Article Text

Original research
Anti-inflammatory treatment after cataract surgery in Sweden: changes in prescribing patterns from 2010 to 2017
  1. Behrad Samadi1,
  2. Mats Lundstrom2,
  3. Madeleine Zetterberg3,4,
  4. Ingela Nilsson5,
  5. Per Montan1,6,
  6. Anders Behndig7,
  7. Maria Kugelberg1,6
  1. 1Department of Clinical Neuroscience, Karolinska Institute, Stockholm, Sweden
  2. 2Department of Clinical Sciences, Ophthalmology, Faculty of Medicine, Lund University, Karlskrona, Sweden
  3. 3Department of Clinical Neuroscience, University of Gothenburg, Mölndal, Sweden
  4. 4Ophthalmology, Sahlgrenska University Hospital, Goteborg, Sweden
  5. 5Capio Medocular AB, Malmö, Sweden
  6. 6Department of Clinical Neuroscience, Karolinska Institute, St Erik Eye Hospital, Stockholm, Sweden
  7. 7RC Syd, Blekinge Hospital Karlskrona, Karlskrona, Sweden
  1. Correspondence to Dr Behrad Samadi; behrad.samadi{at}


Aims To investigate changes in the prescribing patterns of postoperative eye drops following cataract surgery in Sweden from 2010 to 2017.

Methods Data from cataract procedures registered in the National Cataract Register during the month of March from 2010 to 2017 were record linked and sent to the Swedish Prescribed Drug Register, which allowed us to determine which eye drops the patients had obtained from 3 months presurgery to 2 weeks post surgery.

Results During the 8-year study period, 54 889 surgeries were registered. Combination treatment with steroid and non-steroidal anti-inflammatory drug (NSAID) eye drops increased from 12% in 2010 to 60% in 2017 (p<0.001) while monotherapy with steroids decreased from 71% in 2010 to 26% in 2017 (p<0.001). Monotherapy with NSAIDs after surgery was fairly stable, at 17% in 2010 and 13% in 2017 (p<0.001). Combination treatment was more frequent in patients with diabetic retinopathy (p<0.001) or age-related macular degeneration (p<0.001), while monotherapy with steroids was more frequent in patients with glaucoma (p<0.001). The proportion of monotherapy or combination therapy varied widely between ophthalmic clinics. The prescription of antibiotic eye drops after surgery also varied greatly between clinics, from 0% to 63%, with a national average of 4.9%.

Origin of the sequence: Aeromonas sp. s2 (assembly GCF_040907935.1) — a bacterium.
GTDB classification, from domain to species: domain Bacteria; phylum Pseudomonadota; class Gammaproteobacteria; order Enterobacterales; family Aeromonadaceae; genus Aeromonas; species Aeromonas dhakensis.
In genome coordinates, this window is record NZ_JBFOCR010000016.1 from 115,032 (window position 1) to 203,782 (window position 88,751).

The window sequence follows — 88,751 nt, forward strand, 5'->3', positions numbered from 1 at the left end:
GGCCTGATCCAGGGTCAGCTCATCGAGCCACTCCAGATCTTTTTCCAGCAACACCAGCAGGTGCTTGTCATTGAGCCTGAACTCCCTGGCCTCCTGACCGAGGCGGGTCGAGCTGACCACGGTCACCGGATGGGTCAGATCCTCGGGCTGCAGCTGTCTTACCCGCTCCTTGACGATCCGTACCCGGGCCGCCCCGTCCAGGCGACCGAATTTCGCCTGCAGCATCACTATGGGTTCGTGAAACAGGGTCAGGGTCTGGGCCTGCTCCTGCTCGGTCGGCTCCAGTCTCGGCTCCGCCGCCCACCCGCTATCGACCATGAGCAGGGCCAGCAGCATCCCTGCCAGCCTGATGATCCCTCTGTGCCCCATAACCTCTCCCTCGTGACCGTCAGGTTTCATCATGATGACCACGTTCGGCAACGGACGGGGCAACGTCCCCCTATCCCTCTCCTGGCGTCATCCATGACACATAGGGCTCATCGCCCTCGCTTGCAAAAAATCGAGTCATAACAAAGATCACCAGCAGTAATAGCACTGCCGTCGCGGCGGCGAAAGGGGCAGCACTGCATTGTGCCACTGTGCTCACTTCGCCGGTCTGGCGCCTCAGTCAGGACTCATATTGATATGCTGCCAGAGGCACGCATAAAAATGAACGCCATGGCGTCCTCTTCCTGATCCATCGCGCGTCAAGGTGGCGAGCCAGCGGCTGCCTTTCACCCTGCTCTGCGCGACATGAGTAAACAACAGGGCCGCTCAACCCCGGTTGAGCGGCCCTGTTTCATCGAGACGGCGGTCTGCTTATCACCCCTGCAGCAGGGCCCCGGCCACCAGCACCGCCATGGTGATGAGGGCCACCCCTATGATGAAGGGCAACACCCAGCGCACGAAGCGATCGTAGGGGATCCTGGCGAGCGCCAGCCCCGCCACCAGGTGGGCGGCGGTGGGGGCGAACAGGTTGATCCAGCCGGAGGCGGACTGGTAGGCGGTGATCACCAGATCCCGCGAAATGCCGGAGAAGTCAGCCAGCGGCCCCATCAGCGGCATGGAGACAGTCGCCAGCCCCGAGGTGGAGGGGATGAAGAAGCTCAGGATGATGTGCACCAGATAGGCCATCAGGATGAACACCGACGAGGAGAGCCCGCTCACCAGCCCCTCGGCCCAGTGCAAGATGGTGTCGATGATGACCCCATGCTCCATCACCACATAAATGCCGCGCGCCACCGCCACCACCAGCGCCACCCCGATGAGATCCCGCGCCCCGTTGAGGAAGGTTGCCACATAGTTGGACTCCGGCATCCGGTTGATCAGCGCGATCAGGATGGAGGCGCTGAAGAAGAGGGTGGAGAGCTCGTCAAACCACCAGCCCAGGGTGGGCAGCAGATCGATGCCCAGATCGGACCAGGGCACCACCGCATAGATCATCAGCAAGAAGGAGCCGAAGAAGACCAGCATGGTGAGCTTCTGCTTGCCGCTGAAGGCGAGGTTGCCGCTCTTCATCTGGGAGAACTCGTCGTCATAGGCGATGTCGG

Conclusion There is a change in the prescription pattern of anti-inflammatory eye drops after cataract surgery in Sweden, with less monotherapy and an increasing proportion of patients receiving a combination of steroid and NSAID eye drops.

  • treatment surgery
  • inflammation
  • treatment medical

Data availability statement

All data relevant to the study are included in the article or uploaded as supplementary information.

This is an open access article distributed in accordance with the Creative Commons Attribution 4.0 Unported (CC BY 4.0) license, which permits others to copy, redistribute, remix, transform and build upon this work for any purpose, provided the original work is properly cited, a link to the licence is given, and indication of whether changes were made. See:

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Key messages

What is already known about this subject?

  • Non-steroidal anti-inflammatory drugs (NSAIDs), and steroid eye drops are regularly prescribed after cataract surgery; however, limited data currently exist regarding the prescribing patterns of these eye drops in Sweden.

  • Since the introduction of intracameral antibiotics during cataract surgery, the prescription of postoperative topical antibiotics has diminished in Sweden. However, in the USA in 2016, antibiotic eye drops were the most commonly prescribed drug class per volume.

What are the new findings?

  • From 2010 to 2017, there was a remarkable change in the prescribing patterns of postoperative eye drops following cataract surgery in Sweden.

  • Combination treatment with steroid and NSAID eye drops increased greatly, while steroid eye drops as monotherapy decreased substantially.

  • The prescription of postoperative antibiotic eye drops remained low.

How might these results change the focus of research or clinical practice?

  • In Sweden, there might be a redundancy in postoperative treatment following cataract surgery in eyes with low risk of developing pseudophakic macular oedema. As such NSAIDs, particularly as a combination treatment with steroid eye drops, should perhaps be reserved for high-risk cases where it is warranted.

  • Postoperative topical antibiotics, as endophthalmitis prophylaxis, might not be a necessity when intracameral antibiotics have already been given during cataract surgery.

  • For future studies, looking into the variability of costs related to the different eye drops prescribed for cataract surgery, may improve treatment protocols and management of healthcare expenditures.